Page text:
Transition years are hard. Think about everything that you put your mind to this year and accomplished. Graduated...new job...big time stuff. The year we moved I gained back 12 of my hard earned lost pounds, SO frustrating...but here I am, still moving forward. I've only lost 2-4 of those pounds. Keep at it, keep your chin up. (I know...cheesy)
thank you for that. i know i'm not alone, it just feels so hopeless sometimes!
I agree w. Austin transition years are VERY HARD, I'm in the same boat I gained back a gross amount of my weight too, but thankfully I'm losing again. Sorry in advance for the long comment, but I saw this post and thought it'd might help._________________________Take This Self Exam and Get to the Root of Your Weight Loss Strugglesby Bob Greene (RSS feed) Aug 7th 2009 1:00PMCategories: Diet & Weight Loss, MotivationEmail MoreYou want to lose weight. You want to be in shape. You want to live healthier. But for some reason, you just can't make it happen. Whenever people ask me for advice on how to overcome this issue, I often respond with a question: Why haven't you been successful at losing the weight? Many give me what I call a surface answer: Something like, "I don't have time" or "I feel guilty doing things for myself instead of my family." But often the real issue is something much deeper. Maybe you're feeling unfulfilled in a relationship, so you turn to food to cope. It could be that financial stress causes you to misuse food. It can also be an issue of self-worth. If you don't value yourself and feel that your health is worth the effort, then you won't hit the gym or go for that scheduled run.To uncover what's standing between you and your best life, ask yourself these five important questions. Instead of simply answering them on the fly, sit down and really think about each one. Jot down your answers so you have a written reminder, which you can refer to whenever you need a motivation boost.1. What are you really hungry for?Many people turn to food when they're feeling depressed, angry or bored. Try to figure out what causes you to overeat. A food and mood journal can help you spot any patterns. You may know that you can't find companionship at the bottom of a bag of chips, but until you identify that loneliness is at the root of this pattern, you won't be able to break it.2. Why are you overweight? Answers like, "I don't like the taste of vegetables" won't cut it. These are merely obstacles -- not the real reason that you're struggling to slim down. Many people use their weight as a security blanket. They worry that if they lose a lot of weight, people will be able to see them for who they really are. For others, it's fear that's holding them back -- whether it's a fear of making a change or even finding success. You may have to do some digging to figure out the answer to this question.3. Why have you been unable to maintain weight loss in the past?Looking at your weight-loss history can be very valuable -- you can pinpoint what works (and then incorporate these things into your current plan) and what doesn't (you'll know what to avoid as well as where your weaknesses may be). 4. What in your life is not working?When life is out of balance, it's easy to stray from your healthy-eating or regular workout routine. To figure out the areas in your life that need attention, I recommend doing the Circle of Life exercise.5. Why do you want to lose weight?The easy answer to this question is: To fit into a certain size dress or to look better. But to really stick to a program long-term, you'll need a deeper, more motivating reason. For instance, maybe you want to be around to see your grandchildren, or perhaps you're a new mom who needs the energy to keep up with her growing family. If you find a reason that has value and that improves your life, you're more likely to stay the course when you're tempted to go off track.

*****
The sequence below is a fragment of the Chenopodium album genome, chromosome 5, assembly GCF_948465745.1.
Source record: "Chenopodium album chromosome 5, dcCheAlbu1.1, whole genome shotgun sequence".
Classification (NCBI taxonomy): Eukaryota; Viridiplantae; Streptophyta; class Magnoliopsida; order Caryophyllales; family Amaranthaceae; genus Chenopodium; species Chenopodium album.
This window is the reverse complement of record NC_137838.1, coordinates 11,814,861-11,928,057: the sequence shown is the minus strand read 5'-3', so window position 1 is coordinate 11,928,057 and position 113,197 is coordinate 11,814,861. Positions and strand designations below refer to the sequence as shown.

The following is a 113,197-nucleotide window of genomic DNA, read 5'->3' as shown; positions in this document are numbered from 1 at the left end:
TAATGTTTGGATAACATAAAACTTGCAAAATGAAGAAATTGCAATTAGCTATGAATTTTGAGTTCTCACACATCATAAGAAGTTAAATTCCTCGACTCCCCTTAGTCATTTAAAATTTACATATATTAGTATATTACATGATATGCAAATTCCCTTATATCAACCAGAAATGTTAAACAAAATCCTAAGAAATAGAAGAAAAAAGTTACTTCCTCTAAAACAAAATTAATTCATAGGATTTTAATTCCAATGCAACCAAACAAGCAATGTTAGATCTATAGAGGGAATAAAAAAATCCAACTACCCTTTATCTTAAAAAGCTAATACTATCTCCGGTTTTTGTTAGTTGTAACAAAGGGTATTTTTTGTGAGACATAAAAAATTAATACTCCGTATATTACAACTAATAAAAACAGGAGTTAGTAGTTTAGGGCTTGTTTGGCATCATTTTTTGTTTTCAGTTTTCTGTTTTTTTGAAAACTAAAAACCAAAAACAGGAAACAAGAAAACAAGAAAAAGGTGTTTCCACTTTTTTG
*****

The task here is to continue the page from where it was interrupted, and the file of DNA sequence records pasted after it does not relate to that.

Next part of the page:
thank you for that post, Kris. It did help me to re-think a few things.
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